From the Editor: Our Man Flynt

Remembering the notorious Hustler publisher's time in Ohio

Dave Ghose
Columbus Monthly
Larry Flynt in his Columbus home in 1978

During the 1970s, Larry Flynt was probably the most interesting man in Columbus. He grew up in Kentucky, started his first bar in Dayton and faced his first obscenity charges in Cincinnati. But Columbus was the Hustler publisher’s home base during this pivotal time, when he turned a black-and-white promotional newsletter for his string of nightclubs into a graphic, vulgar skin magazine—“one of the gamiest slick-paper publications ever to hit the newsstands,” as Newsweek called it.

This extraordinary chapter is recalled in a first-person piece in this issue (“Lessons from Larry Flynt”). After Flynt died in February, Sheldon Zoldan, a former editorial employee of Flynt, decided to revisit his time in Larry Land, and he sent me an unsolicited first-person essay. “I thought this would be the right magazine for such a story,” he wrote in an email.

He got that right. In the 1970s, Flynt was a regular in the pages of Columbus Monthly—a vain, crude, smart, ambitious and fearless personality in what was then a sleepy town. The magazine—a brash, new journalistic voice in Columbus, too (though without sexually explicit photo spreads, of course)—couldn’t resist Flynt’s charms. We wrote about his wedding, his move to Bexley, a censorship battle with The Washington Post, his bid to join the Press Club of Ohio and a failed plot to commit him to a mental health facility. There was even a hilarious piece about Gov. James Rhodes buying a copy of the infamous 1975 issue of Hustler featuring nude paparazzi photos of Jackie Kennedy Onassis. “When you look back, there were certain people who were just made for our style, and Larry was one of those guys,” Columbus Monthly co-founder Max Brown told me recently.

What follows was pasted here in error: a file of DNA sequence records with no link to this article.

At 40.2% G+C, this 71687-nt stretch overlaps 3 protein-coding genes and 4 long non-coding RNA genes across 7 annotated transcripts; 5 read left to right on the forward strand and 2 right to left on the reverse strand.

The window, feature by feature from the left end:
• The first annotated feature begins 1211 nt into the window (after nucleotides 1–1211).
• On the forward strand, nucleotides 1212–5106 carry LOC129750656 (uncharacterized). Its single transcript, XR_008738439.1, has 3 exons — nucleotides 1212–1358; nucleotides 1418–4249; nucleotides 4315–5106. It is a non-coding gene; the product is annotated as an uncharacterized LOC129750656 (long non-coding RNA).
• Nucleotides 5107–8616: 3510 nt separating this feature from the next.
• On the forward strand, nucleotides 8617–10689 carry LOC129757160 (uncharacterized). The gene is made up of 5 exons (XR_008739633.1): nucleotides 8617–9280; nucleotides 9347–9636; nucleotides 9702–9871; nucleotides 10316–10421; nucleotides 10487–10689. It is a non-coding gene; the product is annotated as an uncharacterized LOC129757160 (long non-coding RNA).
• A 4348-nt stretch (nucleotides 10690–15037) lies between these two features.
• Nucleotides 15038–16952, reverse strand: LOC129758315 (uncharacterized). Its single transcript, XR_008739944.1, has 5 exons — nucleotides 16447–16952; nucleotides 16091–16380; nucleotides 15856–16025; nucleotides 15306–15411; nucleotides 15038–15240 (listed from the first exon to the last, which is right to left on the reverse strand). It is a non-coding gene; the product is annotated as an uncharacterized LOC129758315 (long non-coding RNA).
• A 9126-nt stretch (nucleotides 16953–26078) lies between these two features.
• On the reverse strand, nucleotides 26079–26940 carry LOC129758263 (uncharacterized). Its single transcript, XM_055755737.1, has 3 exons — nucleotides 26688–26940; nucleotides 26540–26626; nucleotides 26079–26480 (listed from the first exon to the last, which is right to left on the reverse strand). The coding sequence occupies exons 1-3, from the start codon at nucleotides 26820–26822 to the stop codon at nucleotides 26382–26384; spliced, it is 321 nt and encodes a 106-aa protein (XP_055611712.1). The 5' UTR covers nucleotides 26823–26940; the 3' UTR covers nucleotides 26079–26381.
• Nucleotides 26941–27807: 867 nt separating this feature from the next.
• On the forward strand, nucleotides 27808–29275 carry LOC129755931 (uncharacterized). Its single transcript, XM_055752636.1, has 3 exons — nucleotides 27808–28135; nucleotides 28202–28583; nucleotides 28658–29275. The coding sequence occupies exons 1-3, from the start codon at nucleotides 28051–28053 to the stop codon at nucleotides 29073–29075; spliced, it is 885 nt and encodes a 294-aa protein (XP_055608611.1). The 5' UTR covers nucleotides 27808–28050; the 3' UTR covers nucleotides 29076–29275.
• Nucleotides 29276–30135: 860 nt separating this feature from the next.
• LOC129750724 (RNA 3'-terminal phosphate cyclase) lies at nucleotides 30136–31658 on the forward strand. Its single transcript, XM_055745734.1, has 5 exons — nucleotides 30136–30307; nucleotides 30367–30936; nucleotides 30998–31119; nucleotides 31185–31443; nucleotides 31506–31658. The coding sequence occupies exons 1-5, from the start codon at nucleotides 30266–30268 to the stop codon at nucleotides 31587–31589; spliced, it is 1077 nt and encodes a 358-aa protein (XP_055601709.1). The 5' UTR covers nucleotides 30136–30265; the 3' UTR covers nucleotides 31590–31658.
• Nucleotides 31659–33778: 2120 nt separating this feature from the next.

In fact, the magazine couldn’t quit Flynt even after he left town for California. There was a 1983 cover story about his recovery from the shooting that left him paralyzed from the waist down, and a 1996 look back at his Columbus years that coincided with the release of “The People vs. Larry Flynt,” the Hollywood biopic about his life. I even got in on the action in 2011, helping Roger “Ollie” Brooke, Flynt’s former bodyguard and personal aide, recount his days with the most notorious publisher in America.

A review of all these stories reveals a theme from Flynt’s time in Columbus: a quest for respect. It’s why he wanted to be part of the Press Club of Ohio and live in a classy suburb like Bexley, and it’s why he started Ohio Magazine, where Zoldan worked, which Flynt modeled after serious regional publications like Texas Monthly. “He truly wanted legitimacy and not to just be seen as a publisher of pornography,” Brown says.

Some legitimacy arrived years later, courtesy of Flynt’s First Amendment crusades. And Zoldan’s story unearths a side few saw: a desire—admittedly fleeting—to be good to those who worked for him.

Even in death, Flynt continues to intrigue and surprise us.